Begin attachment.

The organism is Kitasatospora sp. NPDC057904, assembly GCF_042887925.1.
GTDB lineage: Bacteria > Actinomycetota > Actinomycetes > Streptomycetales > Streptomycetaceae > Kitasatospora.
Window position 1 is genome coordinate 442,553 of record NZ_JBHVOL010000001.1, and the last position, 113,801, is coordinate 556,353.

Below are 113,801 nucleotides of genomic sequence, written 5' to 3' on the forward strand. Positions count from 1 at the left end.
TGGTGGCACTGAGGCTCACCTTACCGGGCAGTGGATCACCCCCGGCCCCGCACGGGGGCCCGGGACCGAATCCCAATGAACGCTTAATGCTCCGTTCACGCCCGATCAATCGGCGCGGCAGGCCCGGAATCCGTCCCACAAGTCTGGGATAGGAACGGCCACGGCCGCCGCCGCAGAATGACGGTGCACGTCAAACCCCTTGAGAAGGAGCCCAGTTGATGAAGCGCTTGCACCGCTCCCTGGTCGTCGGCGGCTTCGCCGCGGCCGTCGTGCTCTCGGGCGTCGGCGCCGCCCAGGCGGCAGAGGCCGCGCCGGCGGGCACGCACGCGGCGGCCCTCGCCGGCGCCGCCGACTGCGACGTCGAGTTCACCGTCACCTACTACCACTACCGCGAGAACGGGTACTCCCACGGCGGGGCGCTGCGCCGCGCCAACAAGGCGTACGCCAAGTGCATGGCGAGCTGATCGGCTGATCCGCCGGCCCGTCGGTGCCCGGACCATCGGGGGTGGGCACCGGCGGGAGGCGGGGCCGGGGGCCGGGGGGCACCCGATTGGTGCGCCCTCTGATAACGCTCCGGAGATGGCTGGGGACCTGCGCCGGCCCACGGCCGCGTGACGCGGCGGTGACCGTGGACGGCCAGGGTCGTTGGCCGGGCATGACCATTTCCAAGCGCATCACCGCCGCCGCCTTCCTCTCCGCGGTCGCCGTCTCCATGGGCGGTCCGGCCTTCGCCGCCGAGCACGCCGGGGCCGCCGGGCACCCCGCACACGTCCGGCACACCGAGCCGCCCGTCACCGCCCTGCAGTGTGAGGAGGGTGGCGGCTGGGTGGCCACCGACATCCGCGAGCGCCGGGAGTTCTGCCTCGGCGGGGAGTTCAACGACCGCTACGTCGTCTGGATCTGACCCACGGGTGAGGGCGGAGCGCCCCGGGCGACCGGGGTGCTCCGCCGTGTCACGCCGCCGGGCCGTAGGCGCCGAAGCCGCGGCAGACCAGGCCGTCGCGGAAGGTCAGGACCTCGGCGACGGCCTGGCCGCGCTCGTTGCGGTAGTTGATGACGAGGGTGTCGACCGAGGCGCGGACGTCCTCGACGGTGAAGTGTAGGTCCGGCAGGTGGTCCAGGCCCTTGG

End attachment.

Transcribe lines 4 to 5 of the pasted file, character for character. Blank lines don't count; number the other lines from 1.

Below are 113,801 nucleotides of genomic sequence, written 5' to 3' on the forward strand. Positions count from 1 at the left end.
TGGTGGCACTGAGGCTCACCTTACCGGGCAGTGGATCACCCCCGGCCCCGCACGGGGGCCCGGGACCGAATCCCAATGAACGCTTAATGCTCCGTTCACGCCCGATCAATCGGCGCGGCAGGCCCGGAATCCGTCCCACAAGTCTGGGATAGGAACGGCCACGGCCGCCGCCGCAGAATGACGGTGCACGTCAAACCCCTTGAGAAGGAGCCCAGTTGATGAAGCGCTTGCACCGCTCCCTGGTCGTCGGCGGCTTCGCCGCGGCCGTCGTGCTCTCGGGCGTCGGCGCCGCCCAGGCGGCAGAGGCCGCGCCGGCGGGCACGCACGCGGCGGCCCTCGCCGGCGCCGCCGACTGCGACGTCGAGTTCACCGTCACCTACTACCACTACCGCGAGAACGGGTACTCCCACGGCGGGGCGCTGCGCCGCGCCAACAAGGCGTACGCCAAGTGCATGGCGAGCTGATCGGCTGATCCGCCGGCCCGTCGGTGCCCGGACCATCGGGGGTGGGCACCGGCGGGAGGCGGGGCCGGGGGCCGGGGGGCACCCGATTGGTGCGCCCTCTGATAACGCTCCGGAGATGGCTGGGGACCTGCGCCGGCCCACGGCCGCGTGACGCGGCGGTGACCGTGGACGGCCAGGGTCGTTGGCCGGGCATGACCATTTCCAAGCGCATCACCGCCGCCGCCTTCCTCTCCGCGGTCGCCGTCTCCATGGGCGGTCCGGCCTTCGCCGCCGAGCACGCCGGGGCCGCCGGGCACCCCGCACACGTCCGGCACACCGAGCCGCCCGTCACCGCCCTGCAGTGTGAGGAGGGTGGCGGCTGGGTGGCCACCGACATCCGCGAGCGCCGGGAGTTCTGCCTCGGCGGGGAGTTCAACGACCGCTACGTCGTCTGGATCTGACCCACGGGTGAGGGCGGAGCGCCCCGGGCGACCGGGGTGCTCCGCCGTGTCACGCCGCCGGGCCGTAGGCGCCGAAGCCGCGGCAGACCAGGCCGTCGCGGAAGGTCAGGACCTCGGCGACGGCCTGGCCGCGCTCGTTGCGGTAGTTGATGACGAGGGTGTCGACCGAGGCGCGGACGTCCTCGACGGTGAAGTGTAGGTCCGGCAGGTGGTCCAGGCCCTTGG